During his lifetime, South African poet Dennis Brutus made incredible contributions to the fight against apartheid. Brutus died on December 26, 2009, after successfully battling segregation in athletics with global recognition. Fresh Air remembers the life and achievements of Brutus in this interview from 1986
This interview was originally broadcast on April 22, 1986.
Invictus director Clint Eastwood and star Morgan Freeman — who was Nelson Mandela's pick to portray him — talk about telling the story of one pivotal public gesture the former South African president made shortly after his election, hoping to make a big statement that would help ease decades of racial bitterness and injustice in his nation.
A pioneering political leader in the fight against apartheid, for 13 years Suzman was the sole representative in South Africa's all-white Parliament to reject race discrimination. She died Thursday at 91.
We remember newspaper editor and anti-apartheid activist Donald Woods. His relationship with the slain black South African activist Steve Biko was dramatized in the 1987 film, Cry Freedom. He died yesterday in England, where he had lived for over 20 years. Well listen back to a 1987 interview.
Former president of South Africa, F.W. Deklerk. He dismantled apartheid, released Nelson Mandela from prison, and later shared a Nobel Peace Prize with Mandela. Deklerk has a new autobiography, "F.W. DeKlerk: The Last Trek A New Beginning (St. Martin's Press).
Magubane has been photographing life in South Africa for over 40 years, depicting the reality of life under Apartheid, including the Soweto uprising and the Sharpeville massacre. He was the first black South African to win a photography prize in his country. But he also endured 586 days in solitary confinement, six more months in jail, and five years of "banning" in which he wasn't allowed to work. He's published 11 books.
Author Mark Behr talks about his experience spying on his peers as a college student for the South African government and his subsequent public confession of his actions. His novel "The Smell of Apples" (Picador USA) is the story of a young boy growing up in South Africa at the time of apartheid and it explains how a person could be convinced that apartheid is a morally legitimate form of government.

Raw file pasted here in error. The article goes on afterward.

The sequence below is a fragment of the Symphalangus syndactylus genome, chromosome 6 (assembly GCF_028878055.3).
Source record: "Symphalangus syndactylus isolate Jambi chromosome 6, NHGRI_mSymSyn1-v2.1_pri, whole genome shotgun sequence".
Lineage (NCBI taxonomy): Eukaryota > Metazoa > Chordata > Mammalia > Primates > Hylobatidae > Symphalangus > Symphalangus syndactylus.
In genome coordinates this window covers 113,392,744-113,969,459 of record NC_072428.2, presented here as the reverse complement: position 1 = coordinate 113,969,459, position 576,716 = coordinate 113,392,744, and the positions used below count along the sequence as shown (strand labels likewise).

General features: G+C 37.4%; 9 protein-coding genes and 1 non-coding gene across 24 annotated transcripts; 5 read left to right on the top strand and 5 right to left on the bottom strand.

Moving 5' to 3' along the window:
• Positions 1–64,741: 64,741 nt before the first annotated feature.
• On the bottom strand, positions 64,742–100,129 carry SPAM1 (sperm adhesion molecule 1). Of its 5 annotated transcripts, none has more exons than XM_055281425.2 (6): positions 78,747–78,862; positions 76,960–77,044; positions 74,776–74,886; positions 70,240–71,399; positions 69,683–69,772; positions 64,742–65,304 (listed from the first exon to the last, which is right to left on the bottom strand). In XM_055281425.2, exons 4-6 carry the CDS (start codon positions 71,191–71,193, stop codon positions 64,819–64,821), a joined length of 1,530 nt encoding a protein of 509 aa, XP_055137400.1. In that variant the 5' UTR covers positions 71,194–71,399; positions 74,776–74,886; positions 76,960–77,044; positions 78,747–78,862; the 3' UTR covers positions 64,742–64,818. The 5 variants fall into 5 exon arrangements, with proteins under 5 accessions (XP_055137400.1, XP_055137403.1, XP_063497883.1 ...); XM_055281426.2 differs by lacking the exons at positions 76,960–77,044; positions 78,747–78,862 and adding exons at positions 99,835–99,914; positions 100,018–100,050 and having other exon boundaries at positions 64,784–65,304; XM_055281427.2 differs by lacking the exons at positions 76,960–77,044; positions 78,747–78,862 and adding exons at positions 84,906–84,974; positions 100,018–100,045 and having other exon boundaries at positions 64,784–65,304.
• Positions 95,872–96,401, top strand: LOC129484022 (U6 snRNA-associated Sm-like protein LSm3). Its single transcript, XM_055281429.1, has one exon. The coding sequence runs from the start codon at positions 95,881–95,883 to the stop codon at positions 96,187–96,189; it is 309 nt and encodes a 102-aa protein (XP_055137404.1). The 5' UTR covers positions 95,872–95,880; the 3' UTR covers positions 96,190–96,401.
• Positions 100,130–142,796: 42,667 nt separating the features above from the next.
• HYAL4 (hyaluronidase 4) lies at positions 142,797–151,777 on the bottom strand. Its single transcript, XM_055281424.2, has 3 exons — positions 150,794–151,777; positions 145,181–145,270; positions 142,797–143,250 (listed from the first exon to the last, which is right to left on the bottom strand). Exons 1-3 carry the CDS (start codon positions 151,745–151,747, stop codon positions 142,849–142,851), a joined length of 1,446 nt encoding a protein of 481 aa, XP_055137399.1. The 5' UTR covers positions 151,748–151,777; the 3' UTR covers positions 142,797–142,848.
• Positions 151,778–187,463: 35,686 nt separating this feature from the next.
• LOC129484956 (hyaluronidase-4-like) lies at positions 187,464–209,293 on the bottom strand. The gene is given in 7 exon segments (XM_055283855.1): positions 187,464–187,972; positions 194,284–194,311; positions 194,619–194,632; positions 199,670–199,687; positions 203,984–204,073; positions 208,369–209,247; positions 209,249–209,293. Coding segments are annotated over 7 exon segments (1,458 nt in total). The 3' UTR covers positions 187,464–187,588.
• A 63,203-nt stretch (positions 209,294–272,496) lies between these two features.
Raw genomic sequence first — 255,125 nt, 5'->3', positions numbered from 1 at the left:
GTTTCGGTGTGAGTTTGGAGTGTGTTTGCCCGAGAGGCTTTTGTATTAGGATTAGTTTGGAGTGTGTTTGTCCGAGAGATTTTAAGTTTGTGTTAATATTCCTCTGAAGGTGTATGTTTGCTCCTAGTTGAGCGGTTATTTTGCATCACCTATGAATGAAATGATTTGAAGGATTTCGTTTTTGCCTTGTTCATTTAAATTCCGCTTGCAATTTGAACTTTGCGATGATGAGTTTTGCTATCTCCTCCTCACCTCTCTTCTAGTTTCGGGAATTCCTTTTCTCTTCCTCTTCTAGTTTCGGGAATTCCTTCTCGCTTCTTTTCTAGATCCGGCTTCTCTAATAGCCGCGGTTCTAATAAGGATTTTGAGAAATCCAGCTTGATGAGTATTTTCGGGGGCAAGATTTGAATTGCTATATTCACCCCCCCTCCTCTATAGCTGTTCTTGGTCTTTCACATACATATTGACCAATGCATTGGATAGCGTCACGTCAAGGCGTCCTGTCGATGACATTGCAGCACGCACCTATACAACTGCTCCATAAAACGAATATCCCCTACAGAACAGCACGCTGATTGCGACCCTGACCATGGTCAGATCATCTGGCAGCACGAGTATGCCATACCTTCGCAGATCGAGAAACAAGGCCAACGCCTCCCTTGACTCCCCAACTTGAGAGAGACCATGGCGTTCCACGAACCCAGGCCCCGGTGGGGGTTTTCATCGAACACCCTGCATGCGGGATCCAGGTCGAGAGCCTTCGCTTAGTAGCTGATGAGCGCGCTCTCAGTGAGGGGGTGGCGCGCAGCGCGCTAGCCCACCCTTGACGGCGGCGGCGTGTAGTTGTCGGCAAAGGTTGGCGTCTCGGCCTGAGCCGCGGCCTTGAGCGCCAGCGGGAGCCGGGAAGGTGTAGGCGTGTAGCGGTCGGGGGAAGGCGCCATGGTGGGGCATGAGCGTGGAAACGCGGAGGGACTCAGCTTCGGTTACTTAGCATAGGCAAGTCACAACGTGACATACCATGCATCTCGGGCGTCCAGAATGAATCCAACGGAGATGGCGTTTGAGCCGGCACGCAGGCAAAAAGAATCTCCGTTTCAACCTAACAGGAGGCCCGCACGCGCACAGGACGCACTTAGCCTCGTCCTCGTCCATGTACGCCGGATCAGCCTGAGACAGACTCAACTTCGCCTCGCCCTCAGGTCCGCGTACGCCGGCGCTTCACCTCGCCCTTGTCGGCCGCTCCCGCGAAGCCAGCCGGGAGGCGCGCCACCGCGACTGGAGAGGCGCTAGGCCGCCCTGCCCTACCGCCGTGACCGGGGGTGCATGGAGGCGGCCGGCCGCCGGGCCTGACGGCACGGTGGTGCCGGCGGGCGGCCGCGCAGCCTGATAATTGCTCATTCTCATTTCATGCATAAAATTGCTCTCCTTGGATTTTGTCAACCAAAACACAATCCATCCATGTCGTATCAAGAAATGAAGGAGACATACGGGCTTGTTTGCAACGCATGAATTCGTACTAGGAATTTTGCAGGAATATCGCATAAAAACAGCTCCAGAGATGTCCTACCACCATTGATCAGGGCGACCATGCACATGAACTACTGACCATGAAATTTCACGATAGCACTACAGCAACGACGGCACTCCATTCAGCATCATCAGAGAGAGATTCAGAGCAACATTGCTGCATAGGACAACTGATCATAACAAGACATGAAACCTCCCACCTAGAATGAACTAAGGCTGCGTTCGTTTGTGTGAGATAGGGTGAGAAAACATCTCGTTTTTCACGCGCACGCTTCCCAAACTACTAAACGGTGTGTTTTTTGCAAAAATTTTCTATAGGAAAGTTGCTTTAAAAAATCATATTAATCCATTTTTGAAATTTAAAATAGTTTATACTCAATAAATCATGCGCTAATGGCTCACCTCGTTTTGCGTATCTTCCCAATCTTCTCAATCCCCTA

Sindiwe Magona is a fiction writer who was born and educated in South Africa. Her autobiography, "To my Children's Children," traces her life under the apartheid system. In her memoir, she describes her childhood in a poor South African town, and the hasty end a teenage pregnancy put to her career as a teacher. The memoir won an honorable mention from the 1991 Noma Award for Publishing in Africa. Magona has also published a novel, "Forced to Grow," and a collection of short stories. She currently works as a translator for the United Nations.
South African journalist John Matisonn. Matisonn is white and grew up in the suburbs in Johannesburg. (His grandparents emigrated to South Africa at the turn of the century). To NPR listeners he's best known for his coverage from South Africa from 1986 to 1991. Matisonn also worked in Washington, D.C. He's now the head of elections for the South Africa Broadcasting Company, SABC, (which before the end of apartheid, broadcast purely government propaganda).
Journalist and author Allister Sparks. Sparks is a fifth- generation South African. He heads the Johannesburg Institute for the Advancement of Journalism. In 1990, he published his historical study of South Africa called "The Mind of South Africa" (Knopf). His recent piece in "The New Yorker," called "The Secret Revolution" (April 11, 1994, p.56), reveals the little known, behind the scenes drama that started unfolding within South Africa almost 10 years ago.
Afrikaner poet, painter and dissident Breyten Breytenbach. In 1975, Breytenbach was an anti-apartheid activist in exile. When he made a secret visit to his native South Africa, Breytenbach was arrested, charged for treason, and imprisoned for seven years. In his writing, Breytenbach "alternates outrage at South Africa's governmental policies of apartheid with love for his country and its landscape". Breytenbach's most recent work is "Return to Paradise" (Harcourt Brace).
South African labor leader Emma Mashinini. Mashinini was Secretary of the Commercial, Catering, and Allied Workers Union of South Africa, one of South Africa's biggest trade unions, and was arrested and detained for six months. Mashinini's autobiography, "Strikes Have Followed Me All My Life," has just been published. (by Routledge).
Joe Davidson is a Black American reporter who has been covering the recent apartheid reforms for the Wall Street Journal. He shares his take on the situation on the ground, and describes some of the discrimination he's faced.
Richard Mkhondo is a black South African who reports on his home country. He says the government's recent legislation to roll back apartheid will have minimal impact on blacks, and does nothing to to address the issue of restitution.